What is Erdheim-Chester Disease?

Erdheim-Chester Disease is an extremely rare pathological condition affecting multiple systems of the body which usually strikes in adulthood. The primary characteristic of Erdheim-Chester Disease is the accumulation of histiocytes in multiple tissues and organs of the body. Histiocytes are cells that usually respond to an injury or infection and eliminate the invading foreign body causing the infection or injury.

The wide areas of accumulation of these cells in individuals with Gardner Syndrome usually are the long bones of the extremities, the tissues of the skin, lungs, brain, and the pituitary gland.1,2 The symptoms caused by this accumulation are significantly variable and depend on the organ or tissue affected by Erdheim-Chester Disease. There is no known cause found as of yet for the development of Erdheim-Chester Disease.

Erdheim-Chester Disease

What are the Causes of Erdheim-Chester Disease?

As stated, the exact cause for the development of Erdheim-Chester Disease is not yet known, although it is believed to be caused due to an abnormal inflammatory process in which there is abnormal accumulation of histiocytes cells along with scarring and overgrowth of fibrous tissue.3

Due to the histiocyte cells infiltration resulting in overgrowth of fatty tissue and development of scar tissue causes impairment in the functioning of the affected organ and development of Erdheim-Chester Disease.

What are the Symptoms of Erdheim-Chester Disease?

The primary presenting feature during the initial stages of Erdheim-Chester Disease is severe bone pain following histiocyte cells infiltration of bone marrow, especially in the bones of the lower extremities to include the feet and the knees.4 These symptoms are bilateral and symmetrical meaning that the intensity of the symptoms is equal in both the extremities. As the disease condition progresses, the affected individual may also experience unintentional weight loss, fever, pain in the muscles and joints and a general sense of malaise.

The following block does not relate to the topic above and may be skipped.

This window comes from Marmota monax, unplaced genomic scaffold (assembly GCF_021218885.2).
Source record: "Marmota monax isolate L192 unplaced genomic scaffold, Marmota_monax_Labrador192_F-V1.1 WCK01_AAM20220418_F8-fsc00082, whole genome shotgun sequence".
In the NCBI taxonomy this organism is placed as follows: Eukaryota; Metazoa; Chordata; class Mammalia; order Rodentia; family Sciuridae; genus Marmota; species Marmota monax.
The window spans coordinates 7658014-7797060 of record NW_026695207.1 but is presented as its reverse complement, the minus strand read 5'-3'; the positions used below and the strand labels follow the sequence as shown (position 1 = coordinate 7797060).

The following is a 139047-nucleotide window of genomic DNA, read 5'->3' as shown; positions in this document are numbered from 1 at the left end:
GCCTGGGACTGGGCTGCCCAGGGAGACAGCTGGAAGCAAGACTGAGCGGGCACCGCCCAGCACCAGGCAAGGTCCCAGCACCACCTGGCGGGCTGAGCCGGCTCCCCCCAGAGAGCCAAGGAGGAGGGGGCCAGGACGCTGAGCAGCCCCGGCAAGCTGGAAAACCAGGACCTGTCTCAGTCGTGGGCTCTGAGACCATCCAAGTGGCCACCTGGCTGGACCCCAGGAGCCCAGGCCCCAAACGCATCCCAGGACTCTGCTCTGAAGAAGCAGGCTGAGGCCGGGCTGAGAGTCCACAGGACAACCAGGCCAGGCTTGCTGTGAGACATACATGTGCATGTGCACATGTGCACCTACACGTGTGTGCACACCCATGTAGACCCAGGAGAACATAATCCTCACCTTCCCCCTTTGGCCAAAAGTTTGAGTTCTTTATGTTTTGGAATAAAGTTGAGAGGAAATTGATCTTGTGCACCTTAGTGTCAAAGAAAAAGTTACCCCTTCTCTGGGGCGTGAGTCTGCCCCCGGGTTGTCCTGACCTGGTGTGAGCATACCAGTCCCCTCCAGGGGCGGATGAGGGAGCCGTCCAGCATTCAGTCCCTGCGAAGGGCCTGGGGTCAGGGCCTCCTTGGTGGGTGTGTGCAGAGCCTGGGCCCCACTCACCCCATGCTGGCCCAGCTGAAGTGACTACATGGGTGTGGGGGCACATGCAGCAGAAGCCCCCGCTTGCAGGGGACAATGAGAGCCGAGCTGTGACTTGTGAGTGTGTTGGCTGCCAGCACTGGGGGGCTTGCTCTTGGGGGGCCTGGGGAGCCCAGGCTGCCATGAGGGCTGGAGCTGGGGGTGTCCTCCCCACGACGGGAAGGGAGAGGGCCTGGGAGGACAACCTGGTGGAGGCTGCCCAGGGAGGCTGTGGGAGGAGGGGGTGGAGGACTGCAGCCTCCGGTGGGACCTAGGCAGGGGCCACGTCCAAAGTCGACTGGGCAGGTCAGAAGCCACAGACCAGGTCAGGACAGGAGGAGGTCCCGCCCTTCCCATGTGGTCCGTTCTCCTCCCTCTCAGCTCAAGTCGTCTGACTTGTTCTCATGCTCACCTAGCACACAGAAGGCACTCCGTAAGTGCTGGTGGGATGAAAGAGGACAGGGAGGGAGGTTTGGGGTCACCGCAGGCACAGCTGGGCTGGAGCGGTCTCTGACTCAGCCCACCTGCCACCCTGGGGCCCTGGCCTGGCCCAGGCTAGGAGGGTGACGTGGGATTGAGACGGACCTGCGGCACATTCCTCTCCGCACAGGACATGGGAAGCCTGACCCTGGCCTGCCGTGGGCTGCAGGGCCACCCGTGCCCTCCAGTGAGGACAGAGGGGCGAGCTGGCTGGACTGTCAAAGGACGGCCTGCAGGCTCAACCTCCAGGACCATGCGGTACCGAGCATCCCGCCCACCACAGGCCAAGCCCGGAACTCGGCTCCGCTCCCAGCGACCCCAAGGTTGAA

Additionally, there may also be involvement of the skin and tissues in the retrobulbar region. In some cases, the brain, especially the pituitary gland and brainstem also tends to get affected due to Erdheim-Chester Disease. In some cases, there is also development of fatty plaques or nodules on the eyelids or skin as a result of Erdheim-Chester Disease.

If the lungs get affected due to Erdheim-Chester Disease, there is scarring of the lung tissues as the disease condition progresses resulting in the affected individual experiencing dry cough, dyspnea with any activity, congestive heart failure as a result of Erdheim-Chester Disease.

If the brain gets involved due to Erdheim-Chester Disease, the affected individual will experience ataxia, abnormal gait pattern, impaired ability to speak, and nystagmus as a result of Erdheim-Chester Disease.

How is Erdheim-Chester Disease Diagnosed?

A thorough physical examination of the patient is the first step towards diagnosing Erdheim-Chester Disease. The physician may also take a detailed history of the patient inquiring as to the severity and duration of the symptoms.